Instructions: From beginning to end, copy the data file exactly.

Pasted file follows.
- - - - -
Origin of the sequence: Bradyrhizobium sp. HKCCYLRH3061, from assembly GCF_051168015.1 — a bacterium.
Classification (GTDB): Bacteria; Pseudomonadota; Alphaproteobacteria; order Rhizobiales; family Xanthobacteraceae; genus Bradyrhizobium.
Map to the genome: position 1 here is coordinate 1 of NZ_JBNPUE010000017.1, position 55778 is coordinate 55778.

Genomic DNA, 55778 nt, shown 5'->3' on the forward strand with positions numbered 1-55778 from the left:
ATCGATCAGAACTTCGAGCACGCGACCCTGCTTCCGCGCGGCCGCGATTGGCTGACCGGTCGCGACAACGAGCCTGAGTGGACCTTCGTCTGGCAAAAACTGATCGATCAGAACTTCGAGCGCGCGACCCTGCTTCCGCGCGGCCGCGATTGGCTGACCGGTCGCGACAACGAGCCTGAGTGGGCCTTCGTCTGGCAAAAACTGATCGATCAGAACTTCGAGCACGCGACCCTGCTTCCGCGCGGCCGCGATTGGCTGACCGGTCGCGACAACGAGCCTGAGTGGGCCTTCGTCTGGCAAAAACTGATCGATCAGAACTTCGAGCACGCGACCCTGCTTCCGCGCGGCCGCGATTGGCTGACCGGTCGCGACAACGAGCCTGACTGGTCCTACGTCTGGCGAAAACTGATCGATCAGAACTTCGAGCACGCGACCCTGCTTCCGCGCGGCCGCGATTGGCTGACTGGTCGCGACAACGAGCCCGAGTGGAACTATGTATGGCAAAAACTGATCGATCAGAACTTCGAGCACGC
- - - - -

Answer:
Origin of the sequence: Bradyrhizobium sp. HKCCYLRH3061, from assembly GCF_051168015.1 — a bacterium.
Classification (GTDB): Bacteria; Pseudomonadota; Alphaproteobacteria; order Rhizobiales; family Xanthobacteraceae; genus Bradyrhizobium.
Map to the genome: position 1 here is coordinate 1 of NZ_JBNPUE010000017.1, position 55778 is coordinate 55778.

Genomic DNA, 55778 nt, shown 5'->3' on the forward strand with positions numbered 1-55778 from the left:
ATCGATCAGAACTTCGAGCACGCGACCCTGCTTCCGCGCGGCCGCGATTGGCTGACCGGTCGCGACAACGAGCCTGAGTGGACCTTCGTCTGGCAAAAACTGATCGATCAGAACTTCGAGCGCGCGACCCTGCTTCCGCGCGGCCGCGATTGGCTGACCGGTCGCGACAACGAGCCTGAGTGGGCCTTCGTCTGGCAAAAACTGATCGATCAGAACTTCGAGCACGCGACCCTGCTTCCGCGCGGCCGCGATTGGCTGACCGGTCGCGACAACGAGCCTGAGTGGGCCTTCGTCTGGCAAAAACTGATCGATCAGAACTTCGAGCACGCGACCCTGCTTCCGCGCGGCCGCGATTGGCTGACCGGTCGCGACAACGAGCCTGACTGGTCCTACGTCTGGCGAAAACTGATCGATCAGAACTTCGAGCACGCGACCCTGCTTCCGCGCGGCCGCGATTGGCTGACTGGTCGCGACAACGAGCCCGAGTGGAACTATGTATGGCAAAAACTGATCGATCAGAACTTCGAGCACGC